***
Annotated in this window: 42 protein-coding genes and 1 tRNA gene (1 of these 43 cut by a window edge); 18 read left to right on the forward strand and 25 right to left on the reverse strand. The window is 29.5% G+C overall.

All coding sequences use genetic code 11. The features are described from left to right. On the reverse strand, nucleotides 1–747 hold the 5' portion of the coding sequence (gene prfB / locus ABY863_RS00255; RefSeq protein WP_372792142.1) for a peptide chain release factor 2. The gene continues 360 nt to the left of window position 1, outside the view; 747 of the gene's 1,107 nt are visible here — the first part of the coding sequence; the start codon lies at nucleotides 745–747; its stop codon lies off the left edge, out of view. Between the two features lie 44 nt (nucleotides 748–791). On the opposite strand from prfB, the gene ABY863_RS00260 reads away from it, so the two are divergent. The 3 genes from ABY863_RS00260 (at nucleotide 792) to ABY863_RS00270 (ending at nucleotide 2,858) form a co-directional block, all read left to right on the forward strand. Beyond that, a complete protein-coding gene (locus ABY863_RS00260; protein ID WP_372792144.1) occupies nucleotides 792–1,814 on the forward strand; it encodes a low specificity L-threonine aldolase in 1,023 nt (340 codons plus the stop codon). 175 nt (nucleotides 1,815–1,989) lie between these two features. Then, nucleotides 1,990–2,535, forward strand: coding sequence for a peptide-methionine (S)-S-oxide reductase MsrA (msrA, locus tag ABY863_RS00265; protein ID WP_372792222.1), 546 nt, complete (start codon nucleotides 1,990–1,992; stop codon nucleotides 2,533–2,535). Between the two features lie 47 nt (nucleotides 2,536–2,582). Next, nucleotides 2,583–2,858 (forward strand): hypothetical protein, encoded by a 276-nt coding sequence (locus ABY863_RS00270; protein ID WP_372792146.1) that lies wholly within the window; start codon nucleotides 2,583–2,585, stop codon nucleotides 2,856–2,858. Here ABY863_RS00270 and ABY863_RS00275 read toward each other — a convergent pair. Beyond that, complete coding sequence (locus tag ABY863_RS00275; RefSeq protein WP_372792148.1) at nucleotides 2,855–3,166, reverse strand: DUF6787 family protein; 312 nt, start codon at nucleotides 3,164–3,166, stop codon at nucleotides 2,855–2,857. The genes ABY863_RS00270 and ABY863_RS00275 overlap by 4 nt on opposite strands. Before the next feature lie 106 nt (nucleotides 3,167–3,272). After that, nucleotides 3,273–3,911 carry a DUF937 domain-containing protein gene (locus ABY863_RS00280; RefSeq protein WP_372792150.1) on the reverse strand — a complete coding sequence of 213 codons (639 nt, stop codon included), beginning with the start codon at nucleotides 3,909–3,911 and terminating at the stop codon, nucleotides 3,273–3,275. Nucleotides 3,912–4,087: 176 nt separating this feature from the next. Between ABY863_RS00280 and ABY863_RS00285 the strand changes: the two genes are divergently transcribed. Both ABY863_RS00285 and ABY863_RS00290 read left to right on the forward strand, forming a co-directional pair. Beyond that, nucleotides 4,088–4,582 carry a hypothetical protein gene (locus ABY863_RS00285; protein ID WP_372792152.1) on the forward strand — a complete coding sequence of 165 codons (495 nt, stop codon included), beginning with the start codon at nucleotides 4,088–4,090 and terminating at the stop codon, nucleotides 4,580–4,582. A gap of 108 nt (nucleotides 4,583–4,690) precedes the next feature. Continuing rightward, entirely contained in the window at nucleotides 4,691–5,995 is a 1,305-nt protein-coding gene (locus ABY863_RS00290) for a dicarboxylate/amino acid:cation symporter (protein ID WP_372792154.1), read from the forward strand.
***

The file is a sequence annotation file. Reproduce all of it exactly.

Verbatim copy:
Annotated in this window: 42 protein-coding genes and 1 tRNA gene (1 of these 43 cut by a window edge); 18 read left to right on the forward strand and 25 right to left on the reverse strand. The window is 29.5% G+C overall.

All coding sequences use genetic code 11. The features are described from left to right. On the reverse strand, nucleotides 1–747 hold the 5' portion of the coding sequence (gene prfB / locus ABY863_RS00255; RefSeq protein WP_372792142.1) for a peptide chain release factor 2. The gene continues 360 nt to the left of window position 1, outside the view; 747 of the gene's 1,107 nt are visible here — the first part of the coding sequence; the start codon lies at nucleotides 745–747; its stop codon lies off the left edge, out of view. Between the two features lie 44 nt (nucleotides 748–791). On the opposite strand from prfB, the gene ABY863_RS00260 reads away from it, so the two are divergent. The 3 genes from ABY863_RS00260 (at nucleotide 792) to ABY863_RS00270 (ending at nucleotide 2,858) form a co-directional block, all read left to right on the forward strand. Beyond that, a complete protein-coding gene (locus ABY863_RS00260; protein ID WP_372792144.1) occupies nucleotides 792–1,814 on the forward strand; it encodes a low specificity L-threonine aldolase in 1,023 nt (340 codons plus the stop codon). 175 nt (nucleotides 1,815–1,989) lie between these two features. Then, nucleotides 1,990–2,535, forward strand: coding sequence for a peptide-methionine (S)-S-oxide reductase MsrA (msrA, locus tag ABY863_RS00265; protein ID WP_372792222.1), 546 nt, complete (start codon nucleotides 1,990–1,992; stop codon nucleotides 2,533–2,535). Between the two features lie 47 nt (nucleotides 2,536–2,582). Next, nucleotides 2,583–2,858 (forward strand): hypothetical protein, encoded by a 276-nt coding sequence (locus ABY863_RS00270; protein ID WP_372792146.1) that lies wholly within the window; start codon nucleotides 2,583–2,585, stop codon nucleotides 2,856–2,858. Here ABY863_RS00270 and ABY863_RS00275 read toward each other — a convergent pair. Beyond that, complete coding sequence (locus tag ABY863_RS00275; RefSeq protein WP_372792148.1) at nucleotides 2,855–3,166, reverse strand: DUF6787 family protein; 312 nt, start codon at nucleotides 3,164–3,166, stop codon at nucleotides 2,855–2,857. The genes ABY863_RS00270 and ABY863_RS00275 overlap by 4 nt on opposite strands. Before the next feature lie 106 nt (nucleotides 3,167–3,272). After that, nucleotides 3,273–3,911 carry a DUF937 domain-containing protein gene (locus ABY863_RS00280; RefSeq protein WP_372792150.1) on the reverse strand — a complete coding sequence of 213 codons (639 nt, stop codon included), beginning with the start codon at nucleotides 3,909–3,911 and terminating at the stop codon, nucleotides 3,273–3,275. Nucleotides 3,912–4,087: 176 nt separating this feature from the next. Between ABY863_RS00280 and ABY863_RS00285 the strand changes: the two genes are divergently transcribed. Both ABY863_RS00285 and ABY863_RS00290 read left to right on the forward strand, forming a co-directional pair. Beyond that, nucleotides 4,088–4,582 carry a hypothetical protein gene (locus ABY863_RS00285; protein ID WP_372792152.1) on the forward strand — a complete coding sequence of 165 codons (495 nt, stop codon included), beginning with the start codon at nucleotides 4,088–4,090 and terminating at the stop codon, nucleotides 4,580–4,582. A gap of 108 nt (nucleotides 4,583–4,690) precedes the next feature. Continuing rightward, entirely contained in the window at nucleotides 4,691–5,995 is a 1,305-nt protein-coding gene (locus ABY863_RS00290) for a dicarboxylate/amino acid:cation symporter (protein ID WP_372792154.1), read from the forward strand.